• 04 Dainichi-ji (大日寺)
  • 05 Jizō-ji (地蔵寺)
  • 06 Anraku-ji (安楽寺)
  • 07 Jūraku-ji (十楽寺)
  • 08 Kumadani-ji (熊谷寺)
  • 09 Hōrin-ji (法輪寺)
  • 10 Kirihata-ji (切幡寺)
  • 11 Fujii-dera (藤井寺)
  • 12 Shōsan-ji (焼山寺)
  • 13 Dainichi-ji (大日寺)
  • 14 Jōraku-ji (常楽寺)
  • 15 Awa Kokubun-ji (阿波国分寺)
  • 16 Kannon-ji (観音寺)
  • 17 Ido-ji (井戸寺)
  • 18 Onzan-ji (恩山寺)
  • 19 Tatsue-ji (立江寺)
  • 20 Kakurin-ji (鶴林寺)
  • 21 Tairyūji (太竜寺)
  • 22 Byōdō-ji (平等寺)
  • 23 Yakuō-ji (薬王寺)


  • 24 Hotsumisaki-ji (最御崎寺)
  • 25 Shinshō-ji (津照寺)
  • 26 Kongōchō-ji (金剛頂寺)
  • 27 Kōnomine-ji (神峰寺)
  • 28 Dainichi-ji (大日寺)
  • 29 Tosa Kokubun-ji (土佐国分寺)
  • 30 Zenrakuji (善楽寺)
  • 31 Chikurin-ji (竹林寺)
  • 32 Zenjibu-ji (禅師峰寺)
  • 33 Sekkei-ji (雪蹊寺)
  • 34 Tanema-ji (種間寺)
  • 35 Kiyotaki-ji (清滝寺)
  • 36 Shōryū-ji (青竜寺)
  • 37 Iwamoto-ji (岩本寺)
  • 38 Kongōfuku-ji (金剛福寺)
  • 39 Enkō-ji (延光寺)


  • 40 Kanjizai-ji (観自在寺)
  • 41 Ryūkōji (竜光寺)
  • 42 Butsumoku-ji (佛木寺)
  • 43 Meiseki-ji (明石寺)
  • 44 Daihō-ji (大宝寺)
  • 45 Iwaya-ji (岩屋寺)
  • 46 Jōruri-ji (浄瑠璃寺)
  • 47 Yasaka-ji (八坂寺)
  • 48 Sairin-ji (西林寺)
  • 49 Jōdo-ji (浄土寺)
  • 50 Hanta-ji (繁多寺)
  • 51 Ishite-ji (石手寺)
  • 52 Taisan-ji (太山寺)
  • 53 Enmyō-ji (圓明寺)
  • 54 Enmei-ji (延命寺)
  • 55 Nankōbō (南光坊)
  • 56 Taisan-ji (泰山寺)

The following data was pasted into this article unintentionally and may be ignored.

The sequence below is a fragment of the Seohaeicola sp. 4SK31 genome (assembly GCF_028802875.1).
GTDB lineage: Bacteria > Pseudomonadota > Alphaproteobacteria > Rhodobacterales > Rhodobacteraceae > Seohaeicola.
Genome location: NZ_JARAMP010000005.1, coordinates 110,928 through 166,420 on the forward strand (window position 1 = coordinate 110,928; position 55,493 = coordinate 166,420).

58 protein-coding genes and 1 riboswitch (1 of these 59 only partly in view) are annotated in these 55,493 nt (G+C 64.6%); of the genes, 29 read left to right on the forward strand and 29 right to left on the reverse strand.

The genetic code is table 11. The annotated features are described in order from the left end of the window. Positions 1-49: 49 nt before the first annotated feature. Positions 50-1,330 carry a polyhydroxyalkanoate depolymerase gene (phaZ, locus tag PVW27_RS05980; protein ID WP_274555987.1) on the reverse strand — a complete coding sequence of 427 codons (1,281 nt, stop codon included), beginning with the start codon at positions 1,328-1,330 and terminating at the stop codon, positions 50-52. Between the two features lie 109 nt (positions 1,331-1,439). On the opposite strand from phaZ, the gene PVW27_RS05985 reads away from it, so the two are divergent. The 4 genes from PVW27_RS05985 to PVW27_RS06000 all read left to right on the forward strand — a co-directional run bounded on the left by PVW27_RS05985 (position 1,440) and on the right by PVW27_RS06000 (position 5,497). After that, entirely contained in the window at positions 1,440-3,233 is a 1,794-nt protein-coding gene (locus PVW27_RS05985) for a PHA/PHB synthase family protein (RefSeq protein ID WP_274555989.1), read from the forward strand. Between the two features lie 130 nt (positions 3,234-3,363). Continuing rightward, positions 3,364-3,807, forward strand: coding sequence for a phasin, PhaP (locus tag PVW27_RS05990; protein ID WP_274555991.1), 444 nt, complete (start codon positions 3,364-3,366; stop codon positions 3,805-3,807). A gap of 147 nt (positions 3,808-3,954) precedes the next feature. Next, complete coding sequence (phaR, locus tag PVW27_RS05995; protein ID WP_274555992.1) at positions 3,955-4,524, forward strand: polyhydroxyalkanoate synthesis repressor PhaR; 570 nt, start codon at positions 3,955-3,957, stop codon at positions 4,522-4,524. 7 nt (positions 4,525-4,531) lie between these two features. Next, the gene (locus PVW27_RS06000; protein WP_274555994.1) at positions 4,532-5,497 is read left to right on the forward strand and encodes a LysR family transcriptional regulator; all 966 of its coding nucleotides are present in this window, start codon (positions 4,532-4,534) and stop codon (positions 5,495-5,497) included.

• 57 Eifuku-ji (栄福寺)
  • 58 Senyū-ji (仙遊寺)
  • 59 Iyo Kokubun-ji (伊予国分寺)
  • 60 Yokomine-ji (横峰寺)
  • 61 Kōon-ji (香園寺)
  • 62 Hōju-ji (宝寿寺)
  • 63 Kichijō-ji (吉祥寺)
  • 64 Maegami-ji (前神寺)
  • 65 Sankaku-ji (三角寺)


  • 66 Unpen-ji (雲辺寺)
  • 67 Daikō-ji (大興寺)
  • 68 Jinne-in (神恵院)
  • 69 Kannon-ji (観音寺)
  • 70 Motoyama-ji (本山寺)
  • 71 Iyadani-ji (弥谷寺)
  • 72 Mandara-ji (曼荼羅寺)
  • 73 Shusshakaji (出釈迦寺)
  • 74 Kōyama-ji (甲山寺)
  • 75 Zentsū-ji (善通寺)
  • 76 Konzō-ji (金倉寺)
  • 77 Dōryū-ji (道隆寺)
  • 78 Gōshō-ji (郷照寺)
  • 79 Tennō-ji (天皇寺)
  • 80 Sanuki Kokubun-ji (讃岐国分寺)
  • 81 Shiromine-ji (白峯寺)
  • 82 Negoro-ji (根香寺)
  • 83 Ichinomiya-ji (一宮寺)
  • 84 Yashima-ji (屋島寺)
  • 85 Yakuri-ji (八栗寺)
  • 86 Shido-ji (志度寺)
  • 87 Nagao-ji (長尾寺)
  • 88 Ōkubo-ji (大窪寺)

Anabuki Travel

As locally based experts on Shikoku Island,
we’re ideally situated to create
your customized Ohenro Pilgrimage experience.

We’re also happy to incorporate other areas of Shikoku into your trip,
such as the spectacular Iya Valley,
the culture-rich cities of Takamatsu and Matsuyama,
and the nearby islands of Naoshima, Teshima, and Shodoshima.

Let us show you the many wonders of Shikoku!

Access to Shikoku

From Tokyo to Shikoku

Getting Here by Airplane / From Haneda Airport

Getting Here by Airplane / From Narita Airport


From Osaka / Kyoto to Shikoku

Getting Here by Train

Getting Here by Bus


Contact Form